Lab Girl (Jahren) - Author Bio

Author Bio
Birth— September 27, 1969
Where—Austin, Minnesota, USA
Education—B.S., University of Minnesota; Ph.D, University of California-Berkeley
Awards—(see below)
Currently—lives in Manoa, Hawaii


Hope Jahren is an American geochemist and geobiologist at the University of Hawaii, known for her work using stable isotope analysis to analyze fossil forests dating to the Eocene. She has won many prestigious awards in the field, including the James B. Macelwane Medal of the American Geophysical Union. Her book Lab Girl (2016) has been applauded as both "a personal memoir and a paean to the natural world" and a literary fusion of memoir and science writing.

Early life and education
Jahren was born in Austin, Minnesota. Her father taught a physics and earth science at a community college and encouraged her play in the laboratory. Her mother, a student of English literature, nurtured in her daughter a love of reading.

Jahren completed her undergraduate education in geology at the University of Minnesota, graduating cum laude in 1991. She earned her Ph.D in 1996 at the University of California-Berkeley in the field of soil science. Her dissertation covered the formation of biominerals in plants and used novel stable isotope methods to examine the processes.

Career and research
From 1996 to 1999, she was an assistant professor at the Georgia Institute of Technology where she conducted pioneering research on paleoatmospheres using fossilized plants. She discovered the second methane hydrate release event that occurred 117 million years ago.

From 1999 to 2008, worked at Johns Hopkins University where she received media attention for her work with the fossil forests of Axel Heiberg Island in Canada's Arctic Ocean. Her studies of the trees allowed her to estimate the environmental conditions on the island 45 million years ago. She and her collaborators analyzed depletion of oxygen isotopes to determine the weather patterns there that allowed large Metasequoia forests to flourish during the Eocene.

Her research at Johns Hopkins also included the first extraction and analysis of DNA found in paleosol (old soil) and the first discovery of stable isotopes existing in a multicellular organism's DNA.

Jahren is currently a full professor at the University of Hawaii. Her research there focuses on using stable isotope analysis to determine characteristics of the environment on different timescales.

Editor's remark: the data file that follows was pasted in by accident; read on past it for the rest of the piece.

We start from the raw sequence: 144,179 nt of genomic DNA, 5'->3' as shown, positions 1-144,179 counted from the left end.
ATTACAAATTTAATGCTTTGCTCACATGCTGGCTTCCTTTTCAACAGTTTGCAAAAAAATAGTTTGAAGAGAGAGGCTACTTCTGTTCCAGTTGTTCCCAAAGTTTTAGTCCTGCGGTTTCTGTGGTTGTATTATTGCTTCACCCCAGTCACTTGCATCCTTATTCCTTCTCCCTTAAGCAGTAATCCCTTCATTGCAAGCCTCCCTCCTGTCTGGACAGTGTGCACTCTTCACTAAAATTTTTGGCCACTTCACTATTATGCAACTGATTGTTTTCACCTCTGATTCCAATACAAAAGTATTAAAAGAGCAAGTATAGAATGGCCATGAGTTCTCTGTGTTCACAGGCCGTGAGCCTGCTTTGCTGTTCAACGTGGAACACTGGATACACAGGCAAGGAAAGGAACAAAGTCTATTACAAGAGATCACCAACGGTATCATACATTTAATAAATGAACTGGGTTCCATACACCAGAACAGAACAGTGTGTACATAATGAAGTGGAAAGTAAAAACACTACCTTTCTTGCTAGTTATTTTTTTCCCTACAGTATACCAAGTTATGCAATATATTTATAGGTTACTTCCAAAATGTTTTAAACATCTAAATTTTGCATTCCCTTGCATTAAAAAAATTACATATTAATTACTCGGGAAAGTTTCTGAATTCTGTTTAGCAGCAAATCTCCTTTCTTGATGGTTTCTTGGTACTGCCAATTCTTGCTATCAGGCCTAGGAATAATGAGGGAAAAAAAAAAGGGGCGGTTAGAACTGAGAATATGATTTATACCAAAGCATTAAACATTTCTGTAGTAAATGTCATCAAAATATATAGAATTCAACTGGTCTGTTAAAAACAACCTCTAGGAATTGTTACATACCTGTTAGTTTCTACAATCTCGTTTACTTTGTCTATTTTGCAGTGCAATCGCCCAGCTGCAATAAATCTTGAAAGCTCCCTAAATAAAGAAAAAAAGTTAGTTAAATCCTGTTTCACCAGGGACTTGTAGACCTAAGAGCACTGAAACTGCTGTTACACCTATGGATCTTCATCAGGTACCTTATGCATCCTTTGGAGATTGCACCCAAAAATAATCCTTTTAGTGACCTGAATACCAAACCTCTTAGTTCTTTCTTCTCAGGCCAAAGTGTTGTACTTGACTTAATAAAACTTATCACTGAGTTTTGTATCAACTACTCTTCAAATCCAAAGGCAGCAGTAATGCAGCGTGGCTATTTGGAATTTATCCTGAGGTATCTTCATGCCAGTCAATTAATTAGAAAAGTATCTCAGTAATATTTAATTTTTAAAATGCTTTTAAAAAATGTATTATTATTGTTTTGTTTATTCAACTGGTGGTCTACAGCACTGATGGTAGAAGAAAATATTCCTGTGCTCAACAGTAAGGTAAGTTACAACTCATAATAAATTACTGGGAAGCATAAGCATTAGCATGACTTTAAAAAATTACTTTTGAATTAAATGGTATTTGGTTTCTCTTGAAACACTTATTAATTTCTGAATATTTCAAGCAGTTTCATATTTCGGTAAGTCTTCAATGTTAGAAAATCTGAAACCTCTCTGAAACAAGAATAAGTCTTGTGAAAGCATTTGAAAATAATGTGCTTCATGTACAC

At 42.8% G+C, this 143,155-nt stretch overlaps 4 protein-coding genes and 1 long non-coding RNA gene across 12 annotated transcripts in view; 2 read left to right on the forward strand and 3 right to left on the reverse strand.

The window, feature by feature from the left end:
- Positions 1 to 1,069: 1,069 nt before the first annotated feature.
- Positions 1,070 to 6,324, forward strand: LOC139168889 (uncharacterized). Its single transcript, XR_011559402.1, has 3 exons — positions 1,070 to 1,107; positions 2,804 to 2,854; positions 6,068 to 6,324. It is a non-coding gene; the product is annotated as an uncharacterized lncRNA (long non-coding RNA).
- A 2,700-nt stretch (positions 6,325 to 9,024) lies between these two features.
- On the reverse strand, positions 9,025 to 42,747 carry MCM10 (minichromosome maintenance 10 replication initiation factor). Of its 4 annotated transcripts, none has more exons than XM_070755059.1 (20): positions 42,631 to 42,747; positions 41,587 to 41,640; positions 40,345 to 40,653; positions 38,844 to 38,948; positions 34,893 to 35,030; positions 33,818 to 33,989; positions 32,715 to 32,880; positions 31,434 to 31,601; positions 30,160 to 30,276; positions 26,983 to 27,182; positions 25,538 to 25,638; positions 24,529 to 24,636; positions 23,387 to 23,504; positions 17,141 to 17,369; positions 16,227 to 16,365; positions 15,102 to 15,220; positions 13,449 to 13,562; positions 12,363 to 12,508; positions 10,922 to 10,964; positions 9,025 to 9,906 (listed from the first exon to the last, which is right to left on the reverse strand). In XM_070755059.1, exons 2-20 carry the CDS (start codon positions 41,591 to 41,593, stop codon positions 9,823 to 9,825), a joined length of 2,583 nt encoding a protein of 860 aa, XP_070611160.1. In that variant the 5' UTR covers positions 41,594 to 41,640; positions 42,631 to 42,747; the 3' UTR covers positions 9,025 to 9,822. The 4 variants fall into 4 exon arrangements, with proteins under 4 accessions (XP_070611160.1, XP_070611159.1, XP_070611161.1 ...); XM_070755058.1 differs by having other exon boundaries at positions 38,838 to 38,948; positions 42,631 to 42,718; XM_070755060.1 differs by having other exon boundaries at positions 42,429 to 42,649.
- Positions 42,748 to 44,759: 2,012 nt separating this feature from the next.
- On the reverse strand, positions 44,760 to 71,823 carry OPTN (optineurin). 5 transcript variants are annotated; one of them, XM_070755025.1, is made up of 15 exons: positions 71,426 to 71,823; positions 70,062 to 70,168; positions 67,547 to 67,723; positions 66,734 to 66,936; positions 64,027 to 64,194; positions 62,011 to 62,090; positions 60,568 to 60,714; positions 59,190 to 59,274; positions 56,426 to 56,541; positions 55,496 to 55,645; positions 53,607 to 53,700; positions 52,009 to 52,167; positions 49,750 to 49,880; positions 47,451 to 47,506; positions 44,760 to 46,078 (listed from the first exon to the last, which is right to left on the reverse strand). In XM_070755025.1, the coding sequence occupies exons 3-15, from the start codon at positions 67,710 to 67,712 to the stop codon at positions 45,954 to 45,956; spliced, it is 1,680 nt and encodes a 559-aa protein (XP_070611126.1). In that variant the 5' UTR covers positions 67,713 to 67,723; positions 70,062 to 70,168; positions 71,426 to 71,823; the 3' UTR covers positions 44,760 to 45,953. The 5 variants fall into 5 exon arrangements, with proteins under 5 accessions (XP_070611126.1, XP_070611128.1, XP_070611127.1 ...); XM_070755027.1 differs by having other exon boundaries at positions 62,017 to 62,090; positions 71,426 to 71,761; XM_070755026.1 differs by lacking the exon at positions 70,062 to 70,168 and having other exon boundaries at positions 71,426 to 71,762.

Honors and awards
Jahren has received three Fulbright Awards: in 1992 for geology work conducted in Norway, in 2003 for environmental science work conducted in Denmark, and in 2010 for arctic science work conducted in Norway.

In 2001, Jahren won the Donath Medal, awarded by the Geological Society of America. In 2005, she was awarded the Macelwane Medal, becoming the first woman and fourth scientist overall to win both the Macelwane Medal and the Donath Medal. Jahren was profiled by Popular Science magazine in 2006 as one of its "Brilliant 10" scientists. She was a 2013 Leopold Fellow at Stanford University's Stanford Woods Institute for the Environment.

Support for science awareness
Jahren is an advocate in raising public awareness of science. Her interview on MSNBC credits her as one of many scientist working to lift the stereotype surrounding women and girls in science.

She happened upon #ManicureMondays after a laboratory incident, and decided to share it with fellow scientists through a tweet. Seventeen magazine originally came up with the idea, but focused mainly on manicured and painted fingernails. Jahren decided that she wanted to share what she thought was fun, important and most of all involved the use of her hands. She encouraged fellow scientist; specifically girls to tweet pictures of their hands conducting scientific experiments. The idea was to raise awareness of science research as well as of women working in science.

In addition to her deep appreciation of the joys of science Jahren has written compellingly about the sexual harassment of women in science. She recommends that people draw strong professional boundaries, and that they carefully document what occurs, beginning with the first occasion of harassment.

Personal
Jahren is married to Clint Conrad, a fellow scientist. They live in Manoa, Hawaii, and have a son. Their dog Coco is the 2nd place Amateur long-jump Dockdog in the state of Hawaii. (Adapted from Wikipedia. Retrieved 4/17/2016.)

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